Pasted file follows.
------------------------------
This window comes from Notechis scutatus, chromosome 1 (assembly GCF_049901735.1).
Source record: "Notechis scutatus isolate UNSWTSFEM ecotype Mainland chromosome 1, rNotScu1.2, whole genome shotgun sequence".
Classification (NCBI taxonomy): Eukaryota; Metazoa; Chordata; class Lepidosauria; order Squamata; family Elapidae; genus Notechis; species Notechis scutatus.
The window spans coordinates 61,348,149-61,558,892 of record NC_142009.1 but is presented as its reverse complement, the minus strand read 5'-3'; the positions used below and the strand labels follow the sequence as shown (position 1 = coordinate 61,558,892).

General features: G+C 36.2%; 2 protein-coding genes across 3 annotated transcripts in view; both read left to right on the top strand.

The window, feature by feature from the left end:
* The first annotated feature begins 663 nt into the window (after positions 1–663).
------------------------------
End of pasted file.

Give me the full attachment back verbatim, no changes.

This window comes from Notechis scutatus, chromosome 1 (assembly GCF_049901735.1).
Source record: "Notechis scutatus isolate UNSWTSFEM ecotype Mainland chromosome 1, rNotScu1.2, whole genome shotgun sequence".
Classification (NCBI taxonomy): Eukaryota; Metazoa; Chordata; class Lepidosauria; order Squamata; family Elapidae; genus Notechis; species Notechis scutatus.
The window spans coordinates 61,348,149-61,558,892 of record NC_142009.1 but is presented as its reverse complement, the minus strand read 5'-3'; the positions used below and the strand labels follow the sequence as shown (position 1 = coordinate 61,558,892).

General features: G+C 36.2%; 2 protein-coding genes across 3 annotated transcripts in view; both read left to right on the top strand.

The window, feature by feature from the left end:
* The first annotated feature begins 663 nt into the window (after positions 1–663).